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World-Record Holder Mike Powell Meets Old Nemesis — Injured at World Masters

SportsWorld-Record Holder Mike Powell Meets Old Nemesis — Injured at World Masters

Mike Powell, second from left, posed with some M55 long jump rivals at the World Masters Athletics Championships in Finland. The winner was Italy’s Gianni Becatti (third from right). Americans Alan Sims (left) and Antonio Palacios, (second from right) also competed. Image via Powell.

Mike Powell was snake-bit. Again.

The world record holder in the long jump, now 58 and competing in poor weather Wednesday at the world masters track championships in Finland, took a single leap and called it a day.

“I aggravated my groin on my first attempt,” he told Times of San Diego. “The weather has been great, but today it [was] cold and raining, which didn’t help much.”

The same adductor group of muscles hobbled Powell at the 1996 Atlanta Olympics, where he took fifth. Rainy weather in New Zealand short-circuited his world age-group record attempt in 2017.

Powell’s jump was measured at 3.45 meters, or 11 feet, 3 3/4 inches. As a meet ambassador, he had taped a video message in April saying he would break the world age-group record of 21-4 for ages 55-to-59, held by Italy’s Gianni Becatti.

Becatti, overcoming his own recent injuries, took the world title in Tampere, Finland, with a mark of 20-6 3/4, even though he was among the oldest in the 28-man field at 59.

“Since I knew about Mike’s challenge, I tried as much as I could,” Becatti said via Facebook. “Before Tampere, I had two competitions where unexpectedly I got at 6 meters (19-8) again. This result pushed me to do my best in this meeting.”

Becatti said rain tainted the competition “not the whole, but in big part.”

Poland’s Boguslaw Zelechowski took silver at 19-1 1/2, and Norway’s Oddvar Viulsrød won bronze at 19-0 1/4 at Ratina Stadium.

Finishing fourth a centimeter behind the Norwegian was Antonio Palacios of Bloomington, Indiana. In sixth was Alan Sims of Cypress, Texas, at 18-3.

“Of course I’m disappointed,” Powell said, “but I had a lot of fun and made many new friends. They encouraged me to come back! It was a great experience!”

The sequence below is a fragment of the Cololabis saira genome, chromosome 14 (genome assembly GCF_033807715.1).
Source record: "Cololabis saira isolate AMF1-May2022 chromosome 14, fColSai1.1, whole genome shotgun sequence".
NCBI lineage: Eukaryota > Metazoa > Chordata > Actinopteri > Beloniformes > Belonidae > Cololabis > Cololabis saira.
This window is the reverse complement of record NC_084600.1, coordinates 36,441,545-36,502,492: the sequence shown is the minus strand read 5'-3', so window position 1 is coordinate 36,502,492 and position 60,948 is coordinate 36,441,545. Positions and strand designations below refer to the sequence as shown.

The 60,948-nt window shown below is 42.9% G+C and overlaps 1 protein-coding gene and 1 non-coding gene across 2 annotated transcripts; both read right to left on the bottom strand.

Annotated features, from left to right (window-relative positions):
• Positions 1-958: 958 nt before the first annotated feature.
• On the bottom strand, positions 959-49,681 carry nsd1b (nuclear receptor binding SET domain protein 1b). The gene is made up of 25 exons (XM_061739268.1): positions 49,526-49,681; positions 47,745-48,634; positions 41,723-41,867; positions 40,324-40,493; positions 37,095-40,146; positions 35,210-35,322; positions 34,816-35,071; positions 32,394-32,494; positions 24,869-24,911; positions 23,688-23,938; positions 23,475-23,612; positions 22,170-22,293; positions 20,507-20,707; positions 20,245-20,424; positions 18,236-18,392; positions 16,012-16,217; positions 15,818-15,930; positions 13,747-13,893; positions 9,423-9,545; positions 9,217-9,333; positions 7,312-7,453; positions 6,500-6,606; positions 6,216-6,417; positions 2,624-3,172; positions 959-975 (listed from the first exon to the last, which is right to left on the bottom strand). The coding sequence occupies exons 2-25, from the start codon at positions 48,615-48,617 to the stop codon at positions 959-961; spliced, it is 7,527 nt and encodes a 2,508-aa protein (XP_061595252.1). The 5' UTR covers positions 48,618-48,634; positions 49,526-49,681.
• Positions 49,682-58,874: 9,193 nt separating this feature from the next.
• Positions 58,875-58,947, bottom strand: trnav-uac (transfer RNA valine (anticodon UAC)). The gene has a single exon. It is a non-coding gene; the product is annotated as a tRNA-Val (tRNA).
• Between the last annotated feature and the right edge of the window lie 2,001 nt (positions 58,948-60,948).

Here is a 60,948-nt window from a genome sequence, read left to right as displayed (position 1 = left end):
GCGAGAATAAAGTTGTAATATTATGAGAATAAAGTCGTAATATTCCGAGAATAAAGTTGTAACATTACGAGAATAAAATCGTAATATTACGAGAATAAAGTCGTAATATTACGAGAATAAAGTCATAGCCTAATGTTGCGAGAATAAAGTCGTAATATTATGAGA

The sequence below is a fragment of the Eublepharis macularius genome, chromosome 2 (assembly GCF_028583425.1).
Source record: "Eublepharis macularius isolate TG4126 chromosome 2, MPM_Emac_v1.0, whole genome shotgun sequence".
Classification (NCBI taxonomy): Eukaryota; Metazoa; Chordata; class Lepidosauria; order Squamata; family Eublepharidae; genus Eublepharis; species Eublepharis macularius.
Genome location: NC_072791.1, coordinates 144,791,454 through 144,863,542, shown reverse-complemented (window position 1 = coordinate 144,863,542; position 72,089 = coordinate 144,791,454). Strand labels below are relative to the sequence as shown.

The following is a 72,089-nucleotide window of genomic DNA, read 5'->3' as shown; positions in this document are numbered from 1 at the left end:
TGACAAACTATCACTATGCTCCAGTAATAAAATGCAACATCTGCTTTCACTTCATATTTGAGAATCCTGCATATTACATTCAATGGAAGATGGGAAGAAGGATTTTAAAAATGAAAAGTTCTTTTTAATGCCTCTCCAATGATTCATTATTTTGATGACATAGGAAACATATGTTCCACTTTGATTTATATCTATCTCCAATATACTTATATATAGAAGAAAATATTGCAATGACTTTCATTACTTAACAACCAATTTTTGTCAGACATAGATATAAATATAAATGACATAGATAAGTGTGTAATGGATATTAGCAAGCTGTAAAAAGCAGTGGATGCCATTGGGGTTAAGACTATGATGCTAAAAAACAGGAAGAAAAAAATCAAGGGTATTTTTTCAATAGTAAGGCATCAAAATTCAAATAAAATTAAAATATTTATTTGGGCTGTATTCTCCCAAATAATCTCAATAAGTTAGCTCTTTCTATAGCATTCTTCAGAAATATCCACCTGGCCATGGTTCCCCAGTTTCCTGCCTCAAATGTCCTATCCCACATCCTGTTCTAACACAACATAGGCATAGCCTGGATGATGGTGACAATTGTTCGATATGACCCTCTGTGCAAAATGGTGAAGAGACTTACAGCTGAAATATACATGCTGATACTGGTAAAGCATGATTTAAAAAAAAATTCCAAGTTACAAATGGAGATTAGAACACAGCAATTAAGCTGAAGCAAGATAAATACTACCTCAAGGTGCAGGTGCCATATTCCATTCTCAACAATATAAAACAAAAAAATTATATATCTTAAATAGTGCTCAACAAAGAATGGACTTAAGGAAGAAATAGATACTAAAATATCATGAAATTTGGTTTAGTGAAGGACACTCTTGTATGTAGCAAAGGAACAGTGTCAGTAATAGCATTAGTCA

In fact, he said he cheered on his rivals and got the crowd fired up for them.

“They thanked [me] for trying along with many autographs and pictures,” said Powell, who jumped at 186 pounds (well under his post-Olympic peak of 217).

“I felt good actually,” he said. “I was worried about my hamstring, I think I overstretched, which made me vulnerable for injury. I did the same thing in Atlanta 1996.”

USA Track & Field described his past misfortune: “Powell won Olympic silver medals in 1988 and 1992, and was the dominant long jumper in the world in 1993 and 1994, winning 34 competitions in a row.

“Powell entered the 1996 season hoping to win a gold medal at the Olympic Games in Atlanta. He was forced to enter the competition with a frayed groin muscle that ripped during his last attempt in the final.”

Powell says a lot of his fellow jumpers thanked him for taking part, “which I appreciated. I won’t give up. I don’t think (friend and Carlsbad resident) Willie Banks would let me!”

His next chance on the world stage could be in late March 2023.

That’s when World Masters Athletics will stage its indoor world championships in Toruń, Poland. (The meet had been awarded to Edmonton, Alberta, but the Canadian city was forced to cancel due to the pandemic and “diminished local financial support.”)

Powell says he’s been encouraged to go.

“I’ll decide later,” he said. “I haven’t competed indoors very much. But I won’t rule it out. Especially if Willie is going.”

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